Democratic frontrunner Joe Biden kicks off his 2020 presidential bid Saturday with a call for fairness and equality in America, urging voters to heal deep divisions and reject Donald Trump's "hard heart."
"Some say Democrats don't want to hear about unity. That they are angry -- and the angrier you are, the better," Biden will say at a campaign rally in Philadelphia, according to speech excerpts.
"I don't believe it," he will tell the crowd, adding that he is running for president to offer Democrats and Republicans alike a "different path" towards unity.
"If the American people want a president to add to our division, to lead with a clenched fist, closed hand and a hard heart, to demonize the opponents and spew hatred, they don't need me. They already have a president who does just that.
Biden, 76, sits atop the pack of 2020 contenders, relishing his prime position.
No one knows whether the man who served as number two to popular Democratic president Barack Obama for eight years will run away with this contest -- his third White House bid in as many decades -- or fade out in the months-long test of political skill and stamina to come.
But the former longtime senator and lion of the Democratic Party is gearing up for what is certain to be a titanic battle against Trump.
After a month of modest events at union halls and pizza joints in early-voting states like Iowa, Biden is counting on making a splash at a rally in Philadelphia, the largest city in must-win Pennsylvania, a state Trump snatched from Democrats in 2016.
He has made Philadelphia his campaign headquarters, in a sign of the importance he places on winning back the state for his party in 2020.
Biden will acknowledge that the country fell short of its ideals early on.
"Equality. Equity. Fairness. America didn't live up to that promise for most of its people, for people of color, for women," he will say.
The kickoff is near the Philadelphia art museum steps immortalized by the scrappy boxer's run in the movie "Rocky."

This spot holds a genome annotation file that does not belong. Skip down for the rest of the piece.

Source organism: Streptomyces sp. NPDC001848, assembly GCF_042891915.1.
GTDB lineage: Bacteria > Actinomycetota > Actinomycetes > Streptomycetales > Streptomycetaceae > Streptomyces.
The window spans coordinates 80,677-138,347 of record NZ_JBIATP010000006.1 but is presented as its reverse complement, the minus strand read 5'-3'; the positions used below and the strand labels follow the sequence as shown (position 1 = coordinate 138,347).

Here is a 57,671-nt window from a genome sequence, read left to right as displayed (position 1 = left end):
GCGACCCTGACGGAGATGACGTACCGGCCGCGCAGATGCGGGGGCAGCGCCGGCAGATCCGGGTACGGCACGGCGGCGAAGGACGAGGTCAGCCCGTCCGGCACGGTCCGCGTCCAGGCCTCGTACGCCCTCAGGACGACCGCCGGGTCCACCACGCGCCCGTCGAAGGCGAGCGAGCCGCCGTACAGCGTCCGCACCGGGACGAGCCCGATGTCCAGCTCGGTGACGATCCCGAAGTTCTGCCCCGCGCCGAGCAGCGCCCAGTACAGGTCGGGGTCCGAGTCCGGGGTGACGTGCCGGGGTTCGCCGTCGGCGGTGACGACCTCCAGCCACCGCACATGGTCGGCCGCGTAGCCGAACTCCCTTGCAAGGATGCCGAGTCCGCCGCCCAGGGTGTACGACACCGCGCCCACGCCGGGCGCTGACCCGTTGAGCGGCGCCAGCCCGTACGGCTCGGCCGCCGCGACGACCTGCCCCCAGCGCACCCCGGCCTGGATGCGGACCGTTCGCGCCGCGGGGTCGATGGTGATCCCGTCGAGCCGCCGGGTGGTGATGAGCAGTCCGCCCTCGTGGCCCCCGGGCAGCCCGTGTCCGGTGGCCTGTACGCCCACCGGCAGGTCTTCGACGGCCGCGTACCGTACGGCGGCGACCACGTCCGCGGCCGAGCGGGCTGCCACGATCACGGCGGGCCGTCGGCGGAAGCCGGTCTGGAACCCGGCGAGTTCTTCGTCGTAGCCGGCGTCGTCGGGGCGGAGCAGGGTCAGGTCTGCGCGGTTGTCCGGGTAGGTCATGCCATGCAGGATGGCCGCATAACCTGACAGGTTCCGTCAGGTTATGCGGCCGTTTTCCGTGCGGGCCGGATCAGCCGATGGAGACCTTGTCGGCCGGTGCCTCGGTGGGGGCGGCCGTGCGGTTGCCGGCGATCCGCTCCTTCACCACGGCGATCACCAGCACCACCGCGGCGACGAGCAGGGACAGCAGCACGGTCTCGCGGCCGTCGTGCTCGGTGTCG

Biden was born and raised in Pennsylvania, and the rally is a nod to his modest roots.
But far from being the underdog, Biden is looking to cement his status as the man to beat, the blue-collar voter whisperer who is best positioned to defeat Trump.
And while his delayed race entry drew criticism that he might not be ready to mount an energized campaign, the slow-and-steady strategy appears to be paying off.
Polls give Biden a growing lead over the 22 other hopefuls.
The latest RealClearPolitics aggregate puts him at 39.1 percent support, more than double the 16.4 percent of his nearest rival, liberal Senator Bernie Sanders.
No one else is in double digits.
After a deeply divisive 2016 race, Democratic voters may be looking for an antidote to Trump, the brash politically inexperienced billionaire.
"What matters to them at the moment is a safe choice, a known entity," Lara Brown, director of George Washington University's Graduate School of Political Management, told AFP.
Biden's celebrity rivals that of Trump. But as voters start paying more attention, Biden -- who to date has campaigned mostly in broad strokes -- will be under pressure to flesh out positions on everything from health care and wages to immigration.
Biden's dominance has already changed the race's dynamic, with its early stars like senators Sanders, Kamala Harris and Elizabeth Warren forced to play catch up, and leveling criticism at the frontrunner.
They are expected to ramp up criticism of Biden as the embodiment of the Washington establishment.
Several rivals are from a newer generation, putting them at odds with the old-school Biden.
And while candidates are honing their messages at town halls and meet-and-greets, Biden has opted for more protected environments.
"Let's see what happens when he's taking questions that haven't been vetted," Brown said, noting Biden has faced criticism from liberal groups following reports he was planning to unveil a "middle ground" approach to tackling climate change.
Biden has aligned himself closely with Obama, drawing major support from African American voters.
He also styles himself, like Trump, as an ardent defender of working class Americans, someone who can win back the Midwestern white, male blue-collar voters who went for the Republican in 2016.
Trump has insisted he does not see Biden "as a threat."
But he has bestowed a harsh nickname on his rival -- "Sleepy Joe" -- and has scheduled a campaign rally for Monday in northern Pennsylvania, just 50 miles (80 kilometers) from Scranton, where Biden was born and raised.